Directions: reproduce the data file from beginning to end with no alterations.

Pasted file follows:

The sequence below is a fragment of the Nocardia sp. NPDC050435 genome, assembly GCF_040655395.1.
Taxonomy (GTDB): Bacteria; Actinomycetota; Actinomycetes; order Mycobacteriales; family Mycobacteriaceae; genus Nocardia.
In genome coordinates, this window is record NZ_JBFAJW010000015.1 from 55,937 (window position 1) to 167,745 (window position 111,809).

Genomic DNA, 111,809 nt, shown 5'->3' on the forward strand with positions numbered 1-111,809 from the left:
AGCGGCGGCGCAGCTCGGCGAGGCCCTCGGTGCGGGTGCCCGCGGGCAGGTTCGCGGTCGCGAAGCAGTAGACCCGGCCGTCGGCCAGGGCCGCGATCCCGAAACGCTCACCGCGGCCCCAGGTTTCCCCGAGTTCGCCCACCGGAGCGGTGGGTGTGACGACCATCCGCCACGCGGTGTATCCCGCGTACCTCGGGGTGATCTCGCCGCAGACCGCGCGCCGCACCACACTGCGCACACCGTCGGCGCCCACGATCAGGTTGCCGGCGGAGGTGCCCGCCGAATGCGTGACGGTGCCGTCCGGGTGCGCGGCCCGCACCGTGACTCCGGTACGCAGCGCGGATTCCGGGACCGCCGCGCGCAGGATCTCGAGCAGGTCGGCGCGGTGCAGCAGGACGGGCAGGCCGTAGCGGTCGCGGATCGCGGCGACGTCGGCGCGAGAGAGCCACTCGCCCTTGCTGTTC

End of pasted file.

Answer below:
The sequence below is a fragment of the Nocardia sp. NPDC050435 genome, assembly GCF_040655395.1.
Taxonomy (GTDB): Bacteria; Actinomycetota; Actinomycetes; order Mycobacteriales; family Mycobacteriaceae; genus Nocardia.
In genome coordinates, this window is record NZ_JBFAJW010000015.1 from 55,937 (window position 1) to 167,745 (window position 111,809).

Genomic DNA, 111,809 nt, shown 5'->3' on the forward strand with positions numbered 1-111,809 from the left:
AGCGGCGGCGCAGCTCGGCGAGGCCCTCGGTGCGGGTGCCCGCGGGCAGGTTCGCGGTCGCGAAGCAGTAGACCCGGCCGTCGGCCAGGGCCGCGATCCCGAAACGCTCACCGCGGCCCCAGGTTTCCCCGAGTTCGCCCACCGGAGCGGTGGGTGTGACGACCATCCGCCACGCGGTGTATCCCGCGTACCTCGGGGTGATCTCGCCGCAGACCGCGCGCCGCACCACACTGCGCACACCGTCGGCGCCCACGATCAGGTTGCCGGCGGAGGTGCCCGCCGAATGCGTGACGGTGCCGTCCGGGTGCGCGGCCCGCACCGTGACTCCGGTACGCAGCGCGGATTCCGGGACCGCCGCGCGCAGGATCTCGAGCAGGTCGGCGCGGTGCAGCAGGACGGGCAGGCCGTAGCGGTCGCGGATCGCGGCGACGTCGGCGCGAGAGAGCCACTCGCCCTTGCTGTTC